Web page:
Emerson’s Deji Chen and Mark Nixon have written a recently published book, WirelessHART™ – Real-Time Mesh Network for Industrial Automation. They teamed with University of Texas at Austin professor, Aloysius Mok to write a comprehensive work on this global wireless standard (IEC 62591) for the process industries. Professor Mok is known for his research in real-time embedded systems and was a past chairman of the Technical Committee on Real-Time Systems of the Institute of Electrical and Electronic Engineers (IEEE). Mark and Deji are key members of the DeltaV technology team.
I caught up with Deji to discuss the book. The first part of the book offers an overview of the WirelessHART standard. It describes the physical layer, data link layer, network and transport layers, application layer, and the architecture, security, and scheduling functions in a WirelessHART network.
If you are a technologist with one of the automation suppliers and seeking to add WirelessHART capabilities to your products, the book goes into depth to describe the inner workings of the WirelessHART technology. For example, in the physical layer, it highlights maximum bandwidth, communications packet length and its impact on reliability, channel hopping, and available diagnostics. There is similar detail with respect to the other layers in the communications stack.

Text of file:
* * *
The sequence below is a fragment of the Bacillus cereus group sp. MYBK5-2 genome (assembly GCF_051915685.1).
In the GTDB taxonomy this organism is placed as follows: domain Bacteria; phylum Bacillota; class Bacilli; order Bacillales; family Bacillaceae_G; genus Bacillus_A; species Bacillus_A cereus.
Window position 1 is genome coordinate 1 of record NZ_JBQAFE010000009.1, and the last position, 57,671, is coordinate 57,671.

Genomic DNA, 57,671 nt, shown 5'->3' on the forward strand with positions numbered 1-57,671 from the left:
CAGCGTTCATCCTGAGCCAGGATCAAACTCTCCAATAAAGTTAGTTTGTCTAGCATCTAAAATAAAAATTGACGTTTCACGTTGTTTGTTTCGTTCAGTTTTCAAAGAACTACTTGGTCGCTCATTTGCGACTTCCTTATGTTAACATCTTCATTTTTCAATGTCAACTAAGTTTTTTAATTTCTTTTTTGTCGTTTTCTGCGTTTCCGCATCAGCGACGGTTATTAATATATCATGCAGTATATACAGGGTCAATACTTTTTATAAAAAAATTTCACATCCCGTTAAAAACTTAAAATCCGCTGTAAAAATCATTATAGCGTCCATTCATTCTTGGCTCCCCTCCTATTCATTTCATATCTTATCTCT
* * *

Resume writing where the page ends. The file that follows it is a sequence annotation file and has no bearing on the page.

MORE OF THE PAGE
Process automation professionals interested in how best to apply WirelessHART in their plant will find part III of the book, WirelessHART in Practice, to be beneficial. The HART Communication Foundation has operated a rigorous quality assurance program since 1995 for HART devices and now WirelessHART devices. The book describes some of the test and diagnostic tools used to assure compliance with the standard.
The deployment recommendations in chapter 14 offer guidance in the design of a wireless field network. One example is the number of WirelessHART field devices per access point. The number is a function of the average update rate. If all the devices update once per second, then 25 devices can be connected. If the average update rate is once per 10 seconds (or 6 per minute), then 250 devices can be wirelessly connected to the access point. Other formulas help process automation professionals calculate bandwidth consumed. The formulas are very conservative to help ensure successful installations.
The self-organizing nature of the WirelessHART communications standard means that detailed site surveys are not required. This is one of its inherent advantages over line-of-sight and point-to-point wireless network technologies. This self-organizing mesh also means that expanding the network is much easier than other approaches. As the authors note, the WirelessHART working group used a “keep-it-simple” philosophy in all phases from configuration to installation, support, and maintenance.
The authors give installation guidance such as deploying the gateway in the center of a network for a small wireless network. This gateway is what connects the WirelessHART network with the automation system or controller.
Looking forward, the authors describe the challenges of control over wireless networks and how PID control algorithms must change to accommodate the instances where lost communications may occur. Chapter 16 highlights the basis for these changes and how control systems such as the DeltaV system accommodate control over WirelessHART networks.
If you’d like a deeper understanding of this important global standard, you’ll find this book to be an important addition in your library of learning.